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Showing posts from July 29, 2012

Dispute with Iran: A Strategic Risk Assessment Tool for the Nuclear Talks

May 21, 2012 By Carsten Giersch What are the chances of success and what are the factors of risk in the new round of talks between the Iranian government and the permanent members of the UN Security Council plus Germany (“P5+1”) about Iran’s disputed nuclear programmed? These questions will draw much attention by political decision-makers and business executives and students of international affairs in the coming weeks, in particular, given that the Persian Gulf region will ultimately be facing the risk of war should the negotiations fail again. The following study contains a tool for assessing the strategic risk factors which will impact upon the nuclear talks with Iran. The added value of any strategic risk assessment consists in informing decision-makers about the major risks that affect the process of achieving the envisioned outcome of a mission or project. Thus, st

Analyzing the Role of Politically Exposed Persons in Tender Projects July 28, 2011 By Carsten Giersch A major concern for a company getting engaged in a tender project in a foreign country is the opaque role that Politically Exposed Persons (PEPs) might play through the relationship between business and politics surrounding the project. This article builds on previous explorations of approaches to political risk research , and ties in with the recent analysis of the UK Bribery Act in this magazine. It suggests a strategic approach for dealing with PEPs, in particular political due diligence, relationship mapping and median analysis, particularly suited to dissecting formal and informal power networks. PEPs defined By definition, a PEP holds a public mandate, as member of a parliament, or a high-level public office as a member of the government or administration, including the military and the “security services” (so-called foreign public offi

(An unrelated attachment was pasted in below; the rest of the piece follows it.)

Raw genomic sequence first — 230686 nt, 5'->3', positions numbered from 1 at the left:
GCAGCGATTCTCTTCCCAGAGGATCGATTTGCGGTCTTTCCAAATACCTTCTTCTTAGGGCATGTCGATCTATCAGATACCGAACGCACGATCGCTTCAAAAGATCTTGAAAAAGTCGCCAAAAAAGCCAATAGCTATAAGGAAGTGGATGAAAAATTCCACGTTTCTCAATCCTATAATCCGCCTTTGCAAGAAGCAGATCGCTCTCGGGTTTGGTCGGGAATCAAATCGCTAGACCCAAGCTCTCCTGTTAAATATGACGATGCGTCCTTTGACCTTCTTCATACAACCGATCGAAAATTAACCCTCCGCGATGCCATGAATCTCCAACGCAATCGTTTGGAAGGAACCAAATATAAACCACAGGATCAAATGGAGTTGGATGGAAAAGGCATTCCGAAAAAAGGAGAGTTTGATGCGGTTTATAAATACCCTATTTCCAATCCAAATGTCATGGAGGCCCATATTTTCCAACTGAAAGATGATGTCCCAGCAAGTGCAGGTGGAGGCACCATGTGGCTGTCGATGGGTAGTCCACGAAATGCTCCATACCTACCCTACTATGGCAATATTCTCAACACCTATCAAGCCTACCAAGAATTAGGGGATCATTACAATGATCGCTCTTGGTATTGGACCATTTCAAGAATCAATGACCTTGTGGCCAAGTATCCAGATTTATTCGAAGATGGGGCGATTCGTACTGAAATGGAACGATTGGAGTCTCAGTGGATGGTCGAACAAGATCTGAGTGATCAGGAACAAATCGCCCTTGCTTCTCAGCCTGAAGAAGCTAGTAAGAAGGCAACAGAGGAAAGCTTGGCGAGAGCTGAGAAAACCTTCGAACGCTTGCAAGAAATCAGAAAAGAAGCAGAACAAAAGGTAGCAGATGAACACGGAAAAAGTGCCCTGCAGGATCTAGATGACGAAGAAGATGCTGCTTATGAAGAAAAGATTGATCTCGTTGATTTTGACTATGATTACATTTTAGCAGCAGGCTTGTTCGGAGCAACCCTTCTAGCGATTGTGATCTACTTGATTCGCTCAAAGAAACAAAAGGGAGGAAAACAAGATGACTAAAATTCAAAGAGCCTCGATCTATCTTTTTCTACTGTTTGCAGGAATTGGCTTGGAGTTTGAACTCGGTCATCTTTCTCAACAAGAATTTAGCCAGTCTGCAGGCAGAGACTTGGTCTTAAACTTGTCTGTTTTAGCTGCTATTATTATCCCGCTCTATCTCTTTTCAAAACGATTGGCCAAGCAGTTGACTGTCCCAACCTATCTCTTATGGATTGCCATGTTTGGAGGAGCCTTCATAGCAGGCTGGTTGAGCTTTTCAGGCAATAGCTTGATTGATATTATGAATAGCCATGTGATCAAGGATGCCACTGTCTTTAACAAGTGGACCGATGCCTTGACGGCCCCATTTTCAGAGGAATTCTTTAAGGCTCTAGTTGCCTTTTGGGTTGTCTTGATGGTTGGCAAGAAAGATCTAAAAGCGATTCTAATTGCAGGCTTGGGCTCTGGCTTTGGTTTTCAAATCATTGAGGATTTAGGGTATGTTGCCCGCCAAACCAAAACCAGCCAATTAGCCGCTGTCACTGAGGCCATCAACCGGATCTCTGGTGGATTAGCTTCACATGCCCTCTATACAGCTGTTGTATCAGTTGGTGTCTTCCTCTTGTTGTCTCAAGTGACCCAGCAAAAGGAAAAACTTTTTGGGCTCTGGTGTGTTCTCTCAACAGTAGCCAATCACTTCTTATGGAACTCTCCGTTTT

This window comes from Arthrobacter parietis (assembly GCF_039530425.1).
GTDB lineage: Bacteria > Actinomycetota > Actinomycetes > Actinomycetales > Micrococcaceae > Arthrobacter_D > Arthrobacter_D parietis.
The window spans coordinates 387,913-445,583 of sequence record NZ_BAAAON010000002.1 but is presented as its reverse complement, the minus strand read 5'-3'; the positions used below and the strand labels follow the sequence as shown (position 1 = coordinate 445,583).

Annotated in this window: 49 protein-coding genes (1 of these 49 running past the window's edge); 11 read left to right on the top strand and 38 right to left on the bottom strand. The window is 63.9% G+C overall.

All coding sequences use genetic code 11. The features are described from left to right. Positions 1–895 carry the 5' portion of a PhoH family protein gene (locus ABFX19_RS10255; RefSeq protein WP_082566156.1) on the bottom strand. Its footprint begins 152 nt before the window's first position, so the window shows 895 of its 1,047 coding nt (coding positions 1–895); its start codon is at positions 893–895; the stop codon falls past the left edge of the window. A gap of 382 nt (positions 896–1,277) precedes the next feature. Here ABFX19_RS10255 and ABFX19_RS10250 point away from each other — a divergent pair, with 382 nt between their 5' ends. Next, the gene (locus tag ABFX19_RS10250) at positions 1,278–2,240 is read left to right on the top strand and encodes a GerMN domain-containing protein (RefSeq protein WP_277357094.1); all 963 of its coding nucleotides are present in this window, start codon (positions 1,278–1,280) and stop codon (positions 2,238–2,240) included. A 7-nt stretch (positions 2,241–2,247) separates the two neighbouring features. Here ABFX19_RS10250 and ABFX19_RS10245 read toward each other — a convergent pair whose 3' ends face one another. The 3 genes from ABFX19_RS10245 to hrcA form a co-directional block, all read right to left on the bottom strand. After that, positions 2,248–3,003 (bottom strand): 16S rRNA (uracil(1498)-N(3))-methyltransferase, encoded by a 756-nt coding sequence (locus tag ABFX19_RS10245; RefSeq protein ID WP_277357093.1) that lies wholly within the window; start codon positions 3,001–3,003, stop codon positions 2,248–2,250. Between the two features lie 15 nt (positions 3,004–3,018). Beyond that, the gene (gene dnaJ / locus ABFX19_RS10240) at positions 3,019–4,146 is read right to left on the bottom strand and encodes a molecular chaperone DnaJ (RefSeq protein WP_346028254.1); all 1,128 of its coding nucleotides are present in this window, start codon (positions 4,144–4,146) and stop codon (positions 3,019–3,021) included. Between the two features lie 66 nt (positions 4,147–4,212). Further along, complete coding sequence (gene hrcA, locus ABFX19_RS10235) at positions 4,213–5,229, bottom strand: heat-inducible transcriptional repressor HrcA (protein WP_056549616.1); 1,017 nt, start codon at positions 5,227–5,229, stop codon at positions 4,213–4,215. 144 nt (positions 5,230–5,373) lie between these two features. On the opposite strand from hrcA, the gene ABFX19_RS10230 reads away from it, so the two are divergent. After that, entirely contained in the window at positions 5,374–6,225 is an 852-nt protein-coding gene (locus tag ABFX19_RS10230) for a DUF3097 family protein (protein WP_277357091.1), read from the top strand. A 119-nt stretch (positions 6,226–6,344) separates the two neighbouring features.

Save Balochistan

Rustam Shah Mohmand Saturday, August 04, 2012 The breakup of Pakistan would not have taken place if the Pakistani state had not unleashed a reign of terror on Bengalis after its refusing to accept the results of the 1970 general elections. There is no point blaming an external force when conditions are deliberately created for foreign interference to become inevitable. Some such drama is being enacted in Balochistan. The story of Baloch deprivation goes back to 1948 when Qalat was invaded in contravention of the agreement that had been reached with the Khan of Kalat. From then on, it is a lamentable account of a state which seems bent upon forcing its will on a population it has never taken into confidence. The death of Nawab Bugti added a dangerous dimension to the Baloch demand for independence. The Pakistani state began to use terror as its principal weapon of repression. Kidnappings, torture and killings became the weapon of choice. How could the US or its proxies stay aloof w